Learning and Evolution: An Introduction to Non-Darwinian Evolutionary Computation




Michalski, Ryszard S.

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The field of evolutionary computation has drawn inspiration from Darwinian evolution in which species adapt to the environment through random variations and selection of the fittest. This type of evolutionary computation has found wide applications, but suffers from low efficiency. A recently proposed non-Darwinian form, called Learnable Evolution Model or LEM, applies a learning process to guide evolutionary processes. Instead of random mutations and recombinations, LEM performs hypothesis formation and instantiation. Experiments have shown that LEM may speed-up an evolution process by two or more orders of magnitude over Darwinian-type algorithms in terms of the number of births (or fitness evaluations). The price is a higher complexity of hypothesis formation and instantiation over mutation and recombination operators. LEM appears to be particularly advantageous in problem domains in which fitness evaluation is costly or time-consuming, such as evolutionary design, complex optimization problems, fluid dynamics, evolvable hardware, drug design, and others.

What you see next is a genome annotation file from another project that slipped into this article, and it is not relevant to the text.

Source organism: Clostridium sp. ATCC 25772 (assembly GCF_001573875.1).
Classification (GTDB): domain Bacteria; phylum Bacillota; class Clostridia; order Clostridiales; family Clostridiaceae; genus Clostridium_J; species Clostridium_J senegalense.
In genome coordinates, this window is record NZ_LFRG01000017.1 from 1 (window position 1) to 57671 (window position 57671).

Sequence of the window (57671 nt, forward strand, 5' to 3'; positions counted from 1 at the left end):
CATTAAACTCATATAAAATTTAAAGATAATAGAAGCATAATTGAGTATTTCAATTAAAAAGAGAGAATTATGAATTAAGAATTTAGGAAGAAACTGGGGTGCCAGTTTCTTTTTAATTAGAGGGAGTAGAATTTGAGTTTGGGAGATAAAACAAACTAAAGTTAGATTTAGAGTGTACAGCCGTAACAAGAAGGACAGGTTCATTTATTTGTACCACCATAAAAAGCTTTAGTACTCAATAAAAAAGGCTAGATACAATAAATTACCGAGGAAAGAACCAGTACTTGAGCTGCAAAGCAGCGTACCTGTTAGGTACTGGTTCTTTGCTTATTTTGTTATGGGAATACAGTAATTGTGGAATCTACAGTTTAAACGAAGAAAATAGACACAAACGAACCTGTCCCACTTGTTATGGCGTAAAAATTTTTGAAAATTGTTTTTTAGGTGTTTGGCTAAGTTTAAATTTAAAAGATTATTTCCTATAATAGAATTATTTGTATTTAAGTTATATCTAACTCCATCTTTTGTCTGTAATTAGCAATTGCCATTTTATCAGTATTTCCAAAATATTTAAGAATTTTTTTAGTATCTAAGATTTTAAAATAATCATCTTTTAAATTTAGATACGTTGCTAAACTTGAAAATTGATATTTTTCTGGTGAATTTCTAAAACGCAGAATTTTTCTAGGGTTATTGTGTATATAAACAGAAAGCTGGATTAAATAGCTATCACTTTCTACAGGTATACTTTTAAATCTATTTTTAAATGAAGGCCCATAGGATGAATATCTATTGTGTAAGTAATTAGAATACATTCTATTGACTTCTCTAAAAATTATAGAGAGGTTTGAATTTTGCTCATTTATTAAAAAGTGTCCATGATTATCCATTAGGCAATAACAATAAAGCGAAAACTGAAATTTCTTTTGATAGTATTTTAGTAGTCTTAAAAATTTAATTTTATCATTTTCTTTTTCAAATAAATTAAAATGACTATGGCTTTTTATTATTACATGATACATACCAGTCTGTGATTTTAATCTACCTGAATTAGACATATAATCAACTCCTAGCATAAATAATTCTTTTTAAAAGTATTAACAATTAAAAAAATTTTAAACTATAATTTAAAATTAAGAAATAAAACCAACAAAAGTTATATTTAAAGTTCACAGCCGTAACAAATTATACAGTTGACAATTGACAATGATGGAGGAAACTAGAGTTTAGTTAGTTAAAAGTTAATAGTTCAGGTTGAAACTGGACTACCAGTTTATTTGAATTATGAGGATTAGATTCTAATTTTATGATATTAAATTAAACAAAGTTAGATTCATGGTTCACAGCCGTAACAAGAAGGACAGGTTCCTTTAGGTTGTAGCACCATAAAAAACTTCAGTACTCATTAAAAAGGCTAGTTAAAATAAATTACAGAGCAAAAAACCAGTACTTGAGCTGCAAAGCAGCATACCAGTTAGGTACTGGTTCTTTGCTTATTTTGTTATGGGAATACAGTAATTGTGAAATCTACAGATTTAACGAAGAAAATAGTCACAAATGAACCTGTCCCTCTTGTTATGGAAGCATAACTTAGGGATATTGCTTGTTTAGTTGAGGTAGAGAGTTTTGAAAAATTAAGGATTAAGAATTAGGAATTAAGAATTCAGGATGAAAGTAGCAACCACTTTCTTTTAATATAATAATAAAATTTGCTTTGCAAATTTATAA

Michalski, R. S., "Learning and Evolution: An Introduction to Non-Darwinian Evolutionary Computation," Invited paper, Twelfth International Symposium on Methodologies for Intelligent Systems, Charlotte, NC, 2000.